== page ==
CONFLICT OF INTEREST: None Reported
    COVID-19 vs SARS-CoV-2
    Edward Moseley | Tufts University
    This publication opens by saying that "As of early December, more than 2.3 million children aged 5 to 11 years had developed COVID-19 and 209 had died."

    If I reviewed this manuscript I would have had the author please distinguish appropriately between the SARS-CoV-2 virus and COVID-19 pneumonia, which is the disease caused by the virus.

    The use of COVID-19 and SARS-CoV-2 interchangeably is as surprising to me as if AIDS and HIV were used interchangeably-- they are not, and to do so detracts from this work while perhaps making it more journalistically attractive.
    CONFLICT OF INTEREST: I own stock in Pfizer, Moderna, JNJ.
    Compare Risk to COVID Disease Not to No Disease!
    Anjo Veerman, Professor Emeritus | Pediatric Heme/Onc, VU University Amsterdam, the Netherlands

    As I see it the problem with parents refusing COVID vaccination is that they emphasize the risks of vaccination and think of no-vaccination as no-risk. They forget that no-vaccination means getting the actual disease for sure. Do they know the risks of getting COVID? And does science yet know the long-term risks of disability post-COVID? To assess the risks of vaccination one has to compare those with the risks of COVID illness, and not with no disease. Because for sure nobody will escape the virus.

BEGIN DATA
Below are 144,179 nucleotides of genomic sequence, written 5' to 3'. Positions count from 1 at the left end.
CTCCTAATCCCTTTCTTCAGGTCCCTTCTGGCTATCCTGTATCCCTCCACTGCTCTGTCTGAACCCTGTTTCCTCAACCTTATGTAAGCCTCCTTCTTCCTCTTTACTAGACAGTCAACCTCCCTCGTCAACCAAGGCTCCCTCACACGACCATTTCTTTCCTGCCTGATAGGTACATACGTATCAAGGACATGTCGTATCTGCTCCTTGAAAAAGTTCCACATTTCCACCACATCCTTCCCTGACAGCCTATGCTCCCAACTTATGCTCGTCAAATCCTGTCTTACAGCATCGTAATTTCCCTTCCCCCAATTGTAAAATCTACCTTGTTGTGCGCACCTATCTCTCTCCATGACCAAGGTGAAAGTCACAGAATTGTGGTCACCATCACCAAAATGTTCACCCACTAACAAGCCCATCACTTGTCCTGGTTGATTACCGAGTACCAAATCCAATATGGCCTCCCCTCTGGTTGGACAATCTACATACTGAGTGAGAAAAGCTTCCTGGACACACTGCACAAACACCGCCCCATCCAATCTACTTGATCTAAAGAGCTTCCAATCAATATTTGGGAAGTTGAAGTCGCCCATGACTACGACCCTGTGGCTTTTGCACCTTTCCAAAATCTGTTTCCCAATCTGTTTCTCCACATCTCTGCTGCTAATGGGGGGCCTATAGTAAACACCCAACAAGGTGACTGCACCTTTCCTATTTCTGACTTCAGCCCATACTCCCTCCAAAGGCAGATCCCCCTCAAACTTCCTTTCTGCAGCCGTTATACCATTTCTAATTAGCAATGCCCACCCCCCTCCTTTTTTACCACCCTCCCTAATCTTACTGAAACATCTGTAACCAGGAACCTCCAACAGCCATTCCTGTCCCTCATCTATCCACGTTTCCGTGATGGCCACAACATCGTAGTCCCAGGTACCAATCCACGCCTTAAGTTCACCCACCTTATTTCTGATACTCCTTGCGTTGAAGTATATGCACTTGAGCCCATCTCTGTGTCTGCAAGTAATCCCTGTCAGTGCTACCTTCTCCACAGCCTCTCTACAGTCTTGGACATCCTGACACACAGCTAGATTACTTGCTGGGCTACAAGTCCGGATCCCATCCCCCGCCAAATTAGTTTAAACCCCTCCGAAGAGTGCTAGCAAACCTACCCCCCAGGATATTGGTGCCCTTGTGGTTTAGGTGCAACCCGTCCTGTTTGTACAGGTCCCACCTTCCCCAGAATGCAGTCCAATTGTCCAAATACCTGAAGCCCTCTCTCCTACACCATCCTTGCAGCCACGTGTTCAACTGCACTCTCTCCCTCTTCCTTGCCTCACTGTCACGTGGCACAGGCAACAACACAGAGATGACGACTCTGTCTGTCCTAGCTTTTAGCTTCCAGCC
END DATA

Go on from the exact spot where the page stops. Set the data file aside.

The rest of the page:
CONFLICT OF INTEREST: None Reported
    The Role of Misinformation
    John Hewitt, MD |
    The distrust of vaccine is beyond reasoned thought.  It is an emotional response to misinformation deliberately published to a specific political group. Directly dealing with the misinformers is needed by legal means.
    CONFLICT OF INTEREST: None Reported
    A Perfect Storm
    Paul Nelson, MS, MD | Family Health Care, PC retired
    The confluence of many ecological and cultural processes seems to underlie the observed immunization hesitancy. Even though worldwide pandemics have historically occurred every 70 years, the occurrence of this one is unique in that it occurred with an organism not previously identifiable. Although small outbreaks of measles continue to occur and annual influenza prevalence is often unpredictable, prior outbreaks of seasonal polio and bacterial meningitis no longer occur, and vaccine safety has steadily improved. Finally, the COVID vaccine involves a new technology not previously used for a massive 'population health' need. The use of messenger RNA for a vaccine has long been studied but not previously tried for a large population.

    Given that it is unlikely that we could predict what the next 2-3 years will bring to population health, we best concentrate on a goal to build trustworthy systems to manage our nation's population health and its healthcare.
    CONFLICT OF INTEREST: None Reported